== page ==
Zarko Korac, one of Djindjic’s most vocal allies in the government, claimed he knew about the arrest beforehand. He also gave statements to the press afterwards, describing the events inside Milosevic’s home as if he witnessed them and calling the former president suicidal. Cedomir Jovanovic, who was inside the residence and managed to persuade Milosevic to give up, confirmed at a press-conference Tuesday that Milosevic contemplated suicide. While acknowledging that Milosevic surrendered because he did not want bloodshed, Jovanovic also criticized the Army (loyal to Kostunica) for stopping Ulemek’s people from initially assaulting the house. Incidentally, he is a high-ranking member of Djindjic’s Democratic party.
When President Kostunica finally green-lighted the arrest on Saturday, he reportedly made this decision only after a long meeting with Djindjic and his associates. Friday night’s botched assault and the ensuing firefight forced his hand. After such an event, backing off would be a major PR defeat for the government.
Djindjic’s ability to sidestep Kostunica and extort his support is a profoundly disturbing trend. If the Serbian Prime Minister and his followers can effectively do whatever they want while the Yugoslav President is confined to criticizing or supporting their actions after the fact, Kostunica is in real danger of becoming Gorbachev to Djindjic’s Yeltsin.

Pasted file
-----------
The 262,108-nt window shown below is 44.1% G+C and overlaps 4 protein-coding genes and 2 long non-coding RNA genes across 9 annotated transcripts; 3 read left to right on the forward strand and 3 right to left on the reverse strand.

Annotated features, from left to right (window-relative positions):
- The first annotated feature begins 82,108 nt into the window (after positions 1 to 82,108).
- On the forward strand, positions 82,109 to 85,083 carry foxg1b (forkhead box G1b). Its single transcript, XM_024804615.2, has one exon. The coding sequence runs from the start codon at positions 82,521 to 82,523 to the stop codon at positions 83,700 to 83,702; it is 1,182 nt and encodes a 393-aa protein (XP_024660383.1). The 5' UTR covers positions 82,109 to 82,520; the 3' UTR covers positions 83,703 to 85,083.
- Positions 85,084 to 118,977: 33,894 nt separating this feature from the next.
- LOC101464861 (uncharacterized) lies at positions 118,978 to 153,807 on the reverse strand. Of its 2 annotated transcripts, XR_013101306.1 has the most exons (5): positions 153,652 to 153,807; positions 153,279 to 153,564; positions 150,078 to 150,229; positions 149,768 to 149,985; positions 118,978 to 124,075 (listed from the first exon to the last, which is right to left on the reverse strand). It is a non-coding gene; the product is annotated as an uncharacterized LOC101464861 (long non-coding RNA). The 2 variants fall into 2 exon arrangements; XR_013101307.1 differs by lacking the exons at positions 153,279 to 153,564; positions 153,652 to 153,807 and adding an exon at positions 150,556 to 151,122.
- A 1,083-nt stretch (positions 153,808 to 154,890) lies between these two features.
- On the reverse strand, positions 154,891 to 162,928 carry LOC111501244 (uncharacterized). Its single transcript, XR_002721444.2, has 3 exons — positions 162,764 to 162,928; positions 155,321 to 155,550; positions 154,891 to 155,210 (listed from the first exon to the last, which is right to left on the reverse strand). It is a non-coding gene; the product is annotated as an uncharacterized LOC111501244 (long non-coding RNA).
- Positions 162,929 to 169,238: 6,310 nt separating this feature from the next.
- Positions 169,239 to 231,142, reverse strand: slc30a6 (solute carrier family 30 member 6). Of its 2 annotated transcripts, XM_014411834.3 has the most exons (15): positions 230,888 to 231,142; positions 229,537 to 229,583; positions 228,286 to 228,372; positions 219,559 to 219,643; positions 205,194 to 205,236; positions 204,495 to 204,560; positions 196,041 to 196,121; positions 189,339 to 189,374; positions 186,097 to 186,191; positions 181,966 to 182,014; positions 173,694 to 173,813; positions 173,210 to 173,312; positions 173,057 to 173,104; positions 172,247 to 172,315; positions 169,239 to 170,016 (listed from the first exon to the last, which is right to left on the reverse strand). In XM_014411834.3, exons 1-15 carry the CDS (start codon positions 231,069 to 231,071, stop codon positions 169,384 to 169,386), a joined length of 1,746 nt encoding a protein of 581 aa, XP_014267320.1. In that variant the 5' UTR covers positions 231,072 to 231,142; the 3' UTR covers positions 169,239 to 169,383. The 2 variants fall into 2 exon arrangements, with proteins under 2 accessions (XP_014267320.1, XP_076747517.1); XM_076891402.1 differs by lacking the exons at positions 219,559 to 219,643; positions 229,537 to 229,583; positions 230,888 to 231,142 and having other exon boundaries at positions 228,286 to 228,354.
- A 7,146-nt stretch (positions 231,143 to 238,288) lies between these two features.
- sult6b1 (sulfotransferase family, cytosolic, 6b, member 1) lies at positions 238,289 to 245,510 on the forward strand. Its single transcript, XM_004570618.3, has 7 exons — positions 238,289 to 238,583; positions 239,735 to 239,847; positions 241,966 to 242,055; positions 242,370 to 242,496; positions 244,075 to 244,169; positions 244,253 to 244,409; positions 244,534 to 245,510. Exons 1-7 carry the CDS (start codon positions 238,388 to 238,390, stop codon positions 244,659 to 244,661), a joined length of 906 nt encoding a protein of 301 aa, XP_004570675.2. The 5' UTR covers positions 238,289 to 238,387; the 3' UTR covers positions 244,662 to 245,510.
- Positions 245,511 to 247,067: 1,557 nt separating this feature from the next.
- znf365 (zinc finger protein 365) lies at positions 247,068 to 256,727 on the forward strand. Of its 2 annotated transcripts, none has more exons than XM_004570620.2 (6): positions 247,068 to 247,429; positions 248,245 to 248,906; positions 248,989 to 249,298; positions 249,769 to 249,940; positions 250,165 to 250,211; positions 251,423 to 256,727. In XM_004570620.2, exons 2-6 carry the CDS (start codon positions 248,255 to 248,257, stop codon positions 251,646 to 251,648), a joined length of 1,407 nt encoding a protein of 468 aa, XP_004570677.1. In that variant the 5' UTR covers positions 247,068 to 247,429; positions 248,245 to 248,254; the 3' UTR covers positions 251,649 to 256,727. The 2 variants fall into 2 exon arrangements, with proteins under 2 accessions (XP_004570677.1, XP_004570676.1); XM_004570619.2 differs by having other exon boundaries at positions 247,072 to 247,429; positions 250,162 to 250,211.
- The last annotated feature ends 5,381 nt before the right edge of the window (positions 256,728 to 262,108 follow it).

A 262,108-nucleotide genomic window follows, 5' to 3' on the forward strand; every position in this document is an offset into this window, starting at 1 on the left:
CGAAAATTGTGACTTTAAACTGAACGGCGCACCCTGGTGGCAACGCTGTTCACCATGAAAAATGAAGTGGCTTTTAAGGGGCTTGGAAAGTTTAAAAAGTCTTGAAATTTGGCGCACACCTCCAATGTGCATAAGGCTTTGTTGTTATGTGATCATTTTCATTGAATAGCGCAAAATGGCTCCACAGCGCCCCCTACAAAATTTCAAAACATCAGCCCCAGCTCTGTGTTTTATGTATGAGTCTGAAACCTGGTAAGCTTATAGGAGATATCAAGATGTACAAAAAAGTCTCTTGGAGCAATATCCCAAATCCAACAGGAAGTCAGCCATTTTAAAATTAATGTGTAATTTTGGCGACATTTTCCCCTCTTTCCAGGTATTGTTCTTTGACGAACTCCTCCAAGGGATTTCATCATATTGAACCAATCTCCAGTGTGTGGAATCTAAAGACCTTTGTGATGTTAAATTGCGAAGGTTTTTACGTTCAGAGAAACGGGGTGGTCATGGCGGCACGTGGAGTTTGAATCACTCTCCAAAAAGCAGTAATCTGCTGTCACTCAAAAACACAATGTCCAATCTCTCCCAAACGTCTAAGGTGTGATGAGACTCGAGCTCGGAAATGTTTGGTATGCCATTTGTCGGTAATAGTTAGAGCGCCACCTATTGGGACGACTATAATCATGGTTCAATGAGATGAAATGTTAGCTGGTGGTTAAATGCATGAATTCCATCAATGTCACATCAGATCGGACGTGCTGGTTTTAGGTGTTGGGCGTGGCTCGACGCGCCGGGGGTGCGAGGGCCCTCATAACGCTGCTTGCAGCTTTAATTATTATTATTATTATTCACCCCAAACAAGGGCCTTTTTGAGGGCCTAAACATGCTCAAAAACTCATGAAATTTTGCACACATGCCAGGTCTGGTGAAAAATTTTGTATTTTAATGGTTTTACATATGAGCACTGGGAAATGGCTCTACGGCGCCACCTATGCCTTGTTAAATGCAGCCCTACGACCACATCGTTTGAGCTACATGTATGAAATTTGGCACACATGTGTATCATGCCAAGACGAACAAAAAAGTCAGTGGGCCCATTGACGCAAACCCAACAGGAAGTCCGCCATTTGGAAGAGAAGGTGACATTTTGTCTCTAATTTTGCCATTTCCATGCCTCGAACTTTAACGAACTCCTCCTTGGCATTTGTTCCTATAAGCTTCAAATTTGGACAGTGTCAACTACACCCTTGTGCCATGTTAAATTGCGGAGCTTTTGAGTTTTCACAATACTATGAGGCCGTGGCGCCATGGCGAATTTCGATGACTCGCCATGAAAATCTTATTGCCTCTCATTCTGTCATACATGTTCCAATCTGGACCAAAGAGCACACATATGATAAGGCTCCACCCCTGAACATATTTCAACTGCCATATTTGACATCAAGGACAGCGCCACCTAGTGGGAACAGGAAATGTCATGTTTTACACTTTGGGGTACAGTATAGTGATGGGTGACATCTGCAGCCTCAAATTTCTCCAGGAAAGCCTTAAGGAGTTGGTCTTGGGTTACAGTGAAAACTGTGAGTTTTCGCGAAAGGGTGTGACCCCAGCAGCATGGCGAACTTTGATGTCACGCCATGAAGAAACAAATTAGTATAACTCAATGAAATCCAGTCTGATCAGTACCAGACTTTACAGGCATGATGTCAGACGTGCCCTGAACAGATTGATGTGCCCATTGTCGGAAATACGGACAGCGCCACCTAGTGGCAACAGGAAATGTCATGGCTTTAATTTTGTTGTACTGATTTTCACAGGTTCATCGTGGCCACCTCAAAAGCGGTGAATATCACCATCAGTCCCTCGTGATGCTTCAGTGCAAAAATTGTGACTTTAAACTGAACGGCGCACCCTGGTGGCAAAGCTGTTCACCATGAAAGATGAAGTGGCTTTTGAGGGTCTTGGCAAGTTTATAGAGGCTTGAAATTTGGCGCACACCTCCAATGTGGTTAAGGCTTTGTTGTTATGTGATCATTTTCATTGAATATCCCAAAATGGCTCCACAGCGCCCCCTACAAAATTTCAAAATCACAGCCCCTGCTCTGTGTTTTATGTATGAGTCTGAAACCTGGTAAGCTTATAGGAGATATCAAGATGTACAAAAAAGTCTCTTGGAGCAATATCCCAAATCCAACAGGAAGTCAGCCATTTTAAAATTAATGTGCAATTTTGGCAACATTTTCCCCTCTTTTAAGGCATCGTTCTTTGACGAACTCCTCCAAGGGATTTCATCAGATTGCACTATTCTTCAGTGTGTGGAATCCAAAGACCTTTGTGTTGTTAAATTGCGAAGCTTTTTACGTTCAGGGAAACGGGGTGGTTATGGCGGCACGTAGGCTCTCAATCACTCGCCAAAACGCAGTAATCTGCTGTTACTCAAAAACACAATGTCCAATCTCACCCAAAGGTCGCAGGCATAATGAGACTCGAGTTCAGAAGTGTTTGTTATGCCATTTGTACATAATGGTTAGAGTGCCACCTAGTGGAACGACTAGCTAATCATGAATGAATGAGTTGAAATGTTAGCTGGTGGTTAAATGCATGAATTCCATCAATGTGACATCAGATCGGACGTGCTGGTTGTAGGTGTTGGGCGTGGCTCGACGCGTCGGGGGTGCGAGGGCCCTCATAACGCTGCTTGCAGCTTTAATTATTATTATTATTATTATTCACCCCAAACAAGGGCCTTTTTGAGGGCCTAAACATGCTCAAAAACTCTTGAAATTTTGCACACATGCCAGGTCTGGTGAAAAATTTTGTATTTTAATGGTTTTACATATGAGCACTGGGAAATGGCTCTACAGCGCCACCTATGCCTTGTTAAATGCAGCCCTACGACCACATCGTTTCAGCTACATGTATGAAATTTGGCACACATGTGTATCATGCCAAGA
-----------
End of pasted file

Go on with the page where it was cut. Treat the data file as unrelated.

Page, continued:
On Tuesday, Croatia’s government daily Vjesnik heralded Kostunica’s political death, claiming that Djindjic is in tune with US policy goals in the Balkans and willing to submit to them completely, while Kostunica’s patriotism is passé and has become a liability. According to Vjesnik, Djindjic would prosper as long as he fulfills Western demands – which, incidentally, include the further weakening and dismemberment of Serbia.
Having paid for Milosevic’s arrest with a relatively paltry sum, the US is intent on assailing Serbia further. America’s Balkans policy is about much more than Milosevic. Over the past ten years, Western politicians and media tended to pursue "Slobophobia" – a notion that Milosevic was a single culprit, and the Serbian people were merely deluded by his powers of manipulation. But another idea has been present all along – Serbophobia – the notion that the Serbs as a whole were guilty of events in the Balkans over the past decade, and that Milosevic merely personified the entire nation. Serbophobia was used to complement Slobophobia when the latter, alone, was not enough. But it was always used sparingly in order to avoid the deserving accusations of racism.